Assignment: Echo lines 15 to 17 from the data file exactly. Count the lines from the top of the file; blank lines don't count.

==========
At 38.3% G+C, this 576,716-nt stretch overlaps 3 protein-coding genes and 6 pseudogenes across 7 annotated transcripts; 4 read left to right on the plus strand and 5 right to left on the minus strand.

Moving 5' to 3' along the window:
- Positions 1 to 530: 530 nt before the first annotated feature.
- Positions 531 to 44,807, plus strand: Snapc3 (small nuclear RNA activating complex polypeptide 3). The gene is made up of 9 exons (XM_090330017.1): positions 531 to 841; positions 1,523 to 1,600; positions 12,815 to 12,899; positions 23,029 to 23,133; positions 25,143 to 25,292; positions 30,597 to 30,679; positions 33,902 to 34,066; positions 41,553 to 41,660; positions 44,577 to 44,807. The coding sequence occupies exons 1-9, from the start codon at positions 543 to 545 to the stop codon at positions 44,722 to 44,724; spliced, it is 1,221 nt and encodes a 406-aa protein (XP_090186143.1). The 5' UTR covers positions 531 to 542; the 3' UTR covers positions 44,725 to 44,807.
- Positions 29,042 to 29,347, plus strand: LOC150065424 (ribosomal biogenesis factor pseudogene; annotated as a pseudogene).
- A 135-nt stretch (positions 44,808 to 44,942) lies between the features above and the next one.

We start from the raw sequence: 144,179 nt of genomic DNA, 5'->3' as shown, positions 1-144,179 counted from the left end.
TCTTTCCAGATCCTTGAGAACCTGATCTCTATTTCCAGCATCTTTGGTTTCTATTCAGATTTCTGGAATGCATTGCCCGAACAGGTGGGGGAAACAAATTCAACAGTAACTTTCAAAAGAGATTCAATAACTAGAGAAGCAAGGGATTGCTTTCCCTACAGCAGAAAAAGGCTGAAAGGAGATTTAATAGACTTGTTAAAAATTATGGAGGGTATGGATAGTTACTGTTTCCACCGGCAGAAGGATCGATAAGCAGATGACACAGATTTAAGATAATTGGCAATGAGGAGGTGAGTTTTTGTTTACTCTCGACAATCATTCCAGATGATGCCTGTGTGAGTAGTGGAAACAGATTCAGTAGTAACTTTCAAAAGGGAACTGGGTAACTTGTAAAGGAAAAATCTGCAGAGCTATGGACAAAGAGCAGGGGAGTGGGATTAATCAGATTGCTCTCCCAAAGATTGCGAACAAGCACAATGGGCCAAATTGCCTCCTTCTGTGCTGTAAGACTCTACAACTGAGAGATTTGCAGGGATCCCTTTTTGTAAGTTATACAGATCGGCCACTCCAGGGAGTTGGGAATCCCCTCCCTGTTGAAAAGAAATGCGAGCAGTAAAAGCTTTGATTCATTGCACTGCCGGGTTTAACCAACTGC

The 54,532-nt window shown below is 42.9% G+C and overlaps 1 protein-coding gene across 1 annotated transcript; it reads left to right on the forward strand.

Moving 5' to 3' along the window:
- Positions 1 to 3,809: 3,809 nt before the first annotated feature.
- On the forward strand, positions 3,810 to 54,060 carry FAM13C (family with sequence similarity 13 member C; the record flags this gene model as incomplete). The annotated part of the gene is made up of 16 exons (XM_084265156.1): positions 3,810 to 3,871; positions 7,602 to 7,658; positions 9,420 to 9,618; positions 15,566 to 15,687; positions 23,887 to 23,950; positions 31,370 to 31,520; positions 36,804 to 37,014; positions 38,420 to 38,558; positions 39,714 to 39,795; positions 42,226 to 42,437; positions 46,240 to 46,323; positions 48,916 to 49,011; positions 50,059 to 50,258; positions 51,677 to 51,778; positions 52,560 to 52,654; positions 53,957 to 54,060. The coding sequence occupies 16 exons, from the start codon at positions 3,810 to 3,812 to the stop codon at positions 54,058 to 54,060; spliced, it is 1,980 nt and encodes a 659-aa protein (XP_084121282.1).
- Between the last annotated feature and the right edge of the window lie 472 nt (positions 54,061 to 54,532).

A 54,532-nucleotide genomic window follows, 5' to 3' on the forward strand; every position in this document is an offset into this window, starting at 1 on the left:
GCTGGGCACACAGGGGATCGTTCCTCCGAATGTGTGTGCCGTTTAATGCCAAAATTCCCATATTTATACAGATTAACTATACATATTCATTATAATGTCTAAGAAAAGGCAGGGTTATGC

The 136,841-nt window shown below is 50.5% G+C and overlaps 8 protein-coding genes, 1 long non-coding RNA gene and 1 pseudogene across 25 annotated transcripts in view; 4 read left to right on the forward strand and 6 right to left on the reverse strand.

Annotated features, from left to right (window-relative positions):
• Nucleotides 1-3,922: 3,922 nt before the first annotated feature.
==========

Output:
GCTGGGCACACAGGGGATCGTTCCTCCGAATGTGTGTGCCGTTTAATGCCAAAATTCCCATATTTATACAGATTAACTATACATATTCATTATAATGTCTAAGAAAAGGCAGGGTTATGC

The 136,841-nt window shown below is 50.5% G+C and overlaps 8 protein-coding genes, 1 long non-coding RNA gene and 1 pseudogene across 25 annotated transcripts in view; 4 read left to right on the forward strand and 6 right to left on the reverse strand.

Annotated features, from left to right (window-relative positions):